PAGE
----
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Autistic traits and obsessive-compulsive personality traits in OCD patients
Middle East Current Psychiatry volume 29, Article number: 45 (2022)
Studies have reported a high prevalence of autism spectrum disorder in young people with obsessive-compulsive disorder with a negative effect on psychosocial functioning. However, the extent to which autism spectrum disorder and obsessive-compulsive personality disorder traits overlap and by inference, the extent to which these separately classified Diagnostic and Statistical Manual of Mental Disorders disorders five (obsessive-compulsive personality disorder, personality disorder, autism spectrum disorder, neurodevelopmental disorder) may share a nosological relationship has not so far been systematically investigated in clinical samples.
This study is done to detect the frequency of obsessive-compulsive personality traits and autistic traits in a sample of patients with obsessive-compulsive disorder.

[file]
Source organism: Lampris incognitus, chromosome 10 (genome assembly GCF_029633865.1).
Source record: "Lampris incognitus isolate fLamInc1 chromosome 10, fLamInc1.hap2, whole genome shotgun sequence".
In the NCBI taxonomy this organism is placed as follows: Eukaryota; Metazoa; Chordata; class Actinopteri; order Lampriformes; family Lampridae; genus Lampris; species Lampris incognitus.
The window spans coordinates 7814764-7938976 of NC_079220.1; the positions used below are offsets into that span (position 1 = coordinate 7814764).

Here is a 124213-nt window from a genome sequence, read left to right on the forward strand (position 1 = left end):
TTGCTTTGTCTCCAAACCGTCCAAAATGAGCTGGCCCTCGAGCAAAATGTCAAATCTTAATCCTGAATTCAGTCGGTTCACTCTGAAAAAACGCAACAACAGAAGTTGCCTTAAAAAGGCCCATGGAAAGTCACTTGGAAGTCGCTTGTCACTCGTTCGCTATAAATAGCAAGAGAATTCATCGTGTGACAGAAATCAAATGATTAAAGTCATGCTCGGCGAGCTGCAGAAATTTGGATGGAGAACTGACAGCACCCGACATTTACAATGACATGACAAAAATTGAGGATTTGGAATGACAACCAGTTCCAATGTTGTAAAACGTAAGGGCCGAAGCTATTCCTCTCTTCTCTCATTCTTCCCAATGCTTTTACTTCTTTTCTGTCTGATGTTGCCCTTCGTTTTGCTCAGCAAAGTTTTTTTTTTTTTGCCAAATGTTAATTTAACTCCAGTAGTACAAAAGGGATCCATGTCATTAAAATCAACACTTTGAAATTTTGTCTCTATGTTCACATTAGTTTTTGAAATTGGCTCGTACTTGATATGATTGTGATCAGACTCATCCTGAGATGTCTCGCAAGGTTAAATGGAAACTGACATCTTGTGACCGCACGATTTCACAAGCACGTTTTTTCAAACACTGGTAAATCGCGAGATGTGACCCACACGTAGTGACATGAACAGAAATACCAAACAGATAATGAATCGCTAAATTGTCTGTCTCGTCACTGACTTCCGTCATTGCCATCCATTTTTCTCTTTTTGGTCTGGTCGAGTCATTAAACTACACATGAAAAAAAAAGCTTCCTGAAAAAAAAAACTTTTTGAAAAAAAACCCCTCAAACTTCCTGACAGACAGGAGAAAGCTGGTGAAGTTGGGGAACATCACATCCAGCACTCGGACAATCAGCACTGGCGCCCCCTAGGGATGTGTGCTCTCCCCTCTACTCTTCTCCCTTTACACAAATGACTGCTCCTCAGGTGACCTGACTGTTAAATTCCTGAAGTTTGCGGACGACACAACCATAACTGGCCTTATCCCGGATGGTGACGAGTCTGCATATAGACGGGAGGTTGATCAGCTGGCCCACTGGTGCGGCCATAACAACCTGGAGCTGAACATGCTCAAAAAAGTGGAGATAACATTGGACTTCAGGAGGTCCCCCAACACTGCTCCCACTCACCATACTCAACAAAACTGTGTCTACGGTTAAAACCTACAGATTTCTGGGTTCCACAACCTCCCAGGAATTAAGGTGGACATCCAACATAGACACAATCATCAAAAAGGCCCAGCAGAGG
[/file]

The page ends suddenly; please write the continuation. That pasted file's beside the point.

Results revealed that younger patients had significantly more severe and extreme obsessive-compulsive disorder scores. Moreover, Structured Clinical Interview for DSM-IV (SCID-II) and Autism Spectrum Quotient analysis revealed that younger patients had a significantly higher prevalence of personality traits and autistic traits respectively. Statistical significance as many patients with severe and extreme Yale-Brown Obsessive-Compulsive Scale showed criteria of obsessive-compulsive personality disorder. No association of statistical significance was found between obsessive-compulsive disorder severity and autistic trait presence. On the contrary, statistical significance was found between autistic traits and obsessive-compulsive personality disorder.
There is the presence of comorbidity of obsessive-compulsive personality traits and autism spectrum traits in obsessive-compulsive disorder patients. Obsessive-compulsive personality traits prevalence in obsessive-compulsive disorder patients was higher than in autistic traits. Several factors of genetic predisposition, environmental factors like education and marital status, employment, and intrinsic factors as age of patients all exhibited a pivotal role in obsessive-compulsive disorder prevalence and severity.